It sounds like your supervisor is inexperienced but that happens. Mine finished her PhD in 2015 and I am first Ph.D. student so I am in a similar position. You got to remember she is just as inexperienced as you but she is actively working at it and learning from mistakes. She will make mistakes but she will also probably put far more effort into getting you across the finish line than other supervisors as you are her first one. She may be super busy but it sounds like she is making time for you, which is a very good plus as a lot of supervisors barely respond. She may lack an eye for detail but maybe ask other PhD students to proofread and vice versa?

About dr Freeloader, we all know those freeloaders/second supervisors that are annoying but what harm are they doing? A third name on a paper isn't that much in the grand scheme of things but I know that it is annoying but you may be able to return the favor one day. Also did you not want a second supervisor or want to chose your own? Because having a second supervisor is always bloody useful and if you chose your own you could always have the dreaded supervisors not agreeing situation. Remember you are a still student.

You complain about the research focus, not 100% aligned with your interests but that is a sad sad part of academia. Unis get money from universities to research particular things and if you want their money stick with it, there is less and less unallocated money these days. If you really want a career in academia you better get used to following the money.

How far into the PhD are you? As it is always easier to quit the earlier through it you are but the grass is not always greener.

Thread: PhD with a 2.1 and a Pass

posted
16-Apr-18, 20:12
edited about 6 seconds later
by rewt
Avatar for rewt
posted about 1 year ago
I got a mid-low 2:1 (including on dissertation) but got a fully funded PhD. From all accounts, they were impressed with my written application and I nailed the interview. So you can definitely do it with a 2:1.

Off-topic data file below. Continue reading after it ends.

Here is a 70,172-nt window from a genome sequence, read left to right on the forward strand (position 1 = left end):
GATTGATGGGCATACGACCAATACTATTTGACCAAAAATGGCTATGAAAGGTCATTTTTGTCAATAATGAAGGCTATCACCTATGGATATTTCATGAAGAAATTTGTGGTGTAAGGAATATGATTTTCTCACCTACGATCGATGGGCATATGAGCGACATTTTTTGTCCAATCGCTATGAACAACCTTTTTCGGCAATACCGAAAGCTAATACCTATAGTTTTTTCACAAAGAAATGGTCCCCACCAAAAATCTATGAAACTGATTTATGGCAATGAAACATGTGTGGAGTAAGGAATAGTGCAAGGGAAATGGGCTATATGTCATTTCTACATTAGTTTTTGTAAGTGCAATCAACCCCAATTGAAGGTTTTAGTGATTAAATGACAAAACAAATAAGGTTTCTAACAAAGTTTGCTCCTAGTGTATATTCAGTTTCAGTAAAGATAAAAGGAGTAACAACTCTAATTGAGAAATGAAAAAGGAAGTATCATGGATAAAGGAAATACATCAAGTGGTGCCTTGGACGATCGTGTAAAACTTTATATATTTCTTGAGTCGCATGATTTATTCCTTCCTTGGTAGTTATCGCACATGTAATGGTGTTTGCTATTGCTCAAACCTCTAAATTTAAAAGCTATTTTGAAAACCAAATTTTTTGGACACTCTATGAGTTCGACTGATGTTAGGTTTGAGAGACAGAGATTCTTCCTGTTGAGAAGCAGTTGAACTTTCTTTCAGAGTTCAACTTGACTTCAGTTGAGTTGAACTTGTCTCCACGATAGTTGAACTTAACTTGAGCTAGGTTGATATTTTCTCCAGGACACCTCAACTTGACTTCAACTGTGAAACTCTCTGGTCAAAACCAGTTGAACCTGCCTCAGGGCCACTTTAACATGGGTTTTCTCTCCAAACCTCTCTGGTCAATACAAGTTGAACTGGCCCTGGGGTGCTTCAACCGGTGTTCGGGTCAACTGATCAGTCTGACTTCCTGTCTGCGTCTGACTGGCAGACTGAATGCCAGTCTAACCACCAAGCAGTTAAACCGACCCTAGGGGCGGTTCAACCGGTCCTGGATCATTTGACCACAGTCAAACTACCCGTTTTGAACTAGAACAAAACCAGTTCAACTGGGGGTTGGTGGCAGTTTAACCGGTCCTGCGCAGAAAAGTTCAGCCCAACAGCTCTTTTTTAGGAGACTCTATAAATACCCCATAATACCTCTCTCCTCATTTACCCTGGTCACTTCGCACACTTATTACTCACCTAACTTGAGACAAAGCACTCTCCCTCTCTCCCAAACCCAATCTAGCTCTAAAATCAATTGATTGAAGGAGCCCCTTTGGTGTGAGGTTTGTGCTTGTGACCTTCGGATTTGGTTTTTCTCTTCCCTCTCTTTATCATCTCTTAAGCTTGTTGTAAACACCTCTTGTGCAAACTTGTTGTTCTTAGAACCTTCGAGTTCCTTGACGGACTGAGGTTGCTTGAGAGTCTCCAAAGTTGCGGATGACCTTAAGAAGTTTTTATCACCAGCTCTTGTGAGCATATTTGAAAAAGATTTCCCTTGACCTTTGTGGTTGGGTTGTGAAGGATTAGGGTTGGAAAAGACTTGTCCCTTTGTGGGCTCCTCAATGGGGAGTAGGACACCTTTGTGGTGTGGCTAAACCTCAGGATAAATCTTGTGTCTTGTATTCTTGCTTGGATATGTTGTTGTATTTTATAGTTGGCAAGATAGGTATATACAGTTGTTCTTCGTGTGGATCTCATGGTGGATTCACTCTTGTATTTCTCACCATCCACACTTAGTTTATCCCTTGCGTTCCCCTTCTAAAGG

I think they will read applications from anyone with a 2:1 or above but you need to make yourself stand out to compensate for the low grades or have a very good excuse. Grades are good indication of how much you know/ work ethic so you need to be better than the other applicants in other areas. If you think you can do that go for it or even go for a self-funded one.

Though I was that guy that drank 4-5 nights a week and never turned up, so maybe I am just lucky.

Thread: How to deal with lack of attendance (lecturing)

posted
12-Apr-18, 21:01
by rewt
Avatar for rewt
posted about 1 year ago
Quote From butterfly20:
Rewt I love that suggestion! I'm not sure I'd get away with it where I am. I also didn't attend alot when I was an undergrad but I never had the balls to email the lecturer to ask, I used to rely on friends!


Yeah, I never had the balls to email the lecturer if I didn't turn up either.

Is there a book that you could refer them too, instead of answering them individually? Or give them some pre-made notes? Or if they are asking the same questions, tell them to ask the other person who asked/ forward them those emails. The department wants you to be supportive and available but you dont need to give a tailored perfect answer every time. Directing them to the right place may be enough.

Or every time they ask a question, say "is this what you mean ..." and copy/paste the answer from someone else. Half-time they might just drop it but the really dedicated ones will only ask the second time. Could be a good screening process but I have no experience in teaching a full class, so take my ideas with a pinch of salt.

Thread: Should I quite my high paying job for a full-time PhD

posted
12-Apr-18, 20:49
edited about 13 seconds later
by rewt
Avatar for rewt
posted about 1 year ago
Similar to Tudor_Queen, I have zero relevant experience

Why do you really want to do a PhD? You mention passion and that you want work in areas you are interested in, why do you need a PhD to do that? Couldn't you get a new job or start a few Github projects in your spare time to challenge yourself or do you want the structure/environment of a PhD? I am asking because a PhD project can be fun and challenging but at the end of the day, it is still a huge pile of work with commitments. If you get that challenge or interest going without a PhD, I would do that over the PhD.